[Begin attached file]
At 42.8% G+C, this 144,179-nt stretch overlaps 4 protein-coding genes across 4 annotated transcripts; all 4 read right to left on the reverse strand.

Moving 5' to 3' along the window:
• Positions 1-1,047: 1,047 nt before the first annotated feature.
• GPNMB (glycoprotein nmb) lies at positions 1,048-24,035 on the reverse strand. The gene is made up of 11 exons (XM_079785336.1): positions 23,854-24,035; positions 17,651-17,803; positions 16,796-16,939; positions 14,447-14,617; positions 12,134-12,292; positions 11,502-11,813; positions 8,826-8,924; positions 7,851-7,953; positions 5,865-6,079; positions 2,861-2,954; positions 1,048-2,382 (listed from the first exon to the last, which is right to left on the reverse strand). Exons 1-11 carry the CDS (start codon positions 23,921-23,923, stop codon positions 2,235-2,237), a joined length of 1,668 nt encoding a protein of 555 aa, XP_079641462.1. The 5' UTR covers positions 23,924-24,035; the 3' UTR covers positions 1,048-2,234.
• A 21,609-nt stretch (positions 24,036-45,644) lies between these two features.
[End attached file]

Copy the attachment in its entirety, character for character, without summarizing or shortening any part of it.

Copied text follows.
At 42.8% G+C, this 144,179-nt stretch overlaps 4 protein-coding genes across 4 annotated transcripts; all 4 read right to left on the reverse strand.

Moving 5' to 3' along the window:
• Positions 1-1,047: 1,047 nt before the first annotated feature.
• GPNMB (glycoprotein nmb) lies at positions 1,048-24,035 on the reverse strand. The gene is made up of 11 exons (XM_079785336.1): positions 23,854-24,035; positions 17,651-17,803; positions 16,796-16,939; positions 14,447-14,617; positions 12,134-12,292; positions 11,502-11,813; positions 8,826-8,924; positions 7,851-7,953; positions 5,865-6,079; positions 2,861-2,954; positions 1,048-2,382 (listed from the first exon to the last, which is right to left on the reverse strand). Exons 1-11 carry the CDS (start codon positions 23,921-23,923, stop codon positions 2,235-2,237), a joined length of 1,668 nt encoding a protein of 555 aa, XP_079641462.1. The 5' UTR covers positions 23,924-24,035; the 3' UTR covers positions 1,048-2,234.
• A 21,609-nt stretch (positions 24,036-45,644) lies between these two features.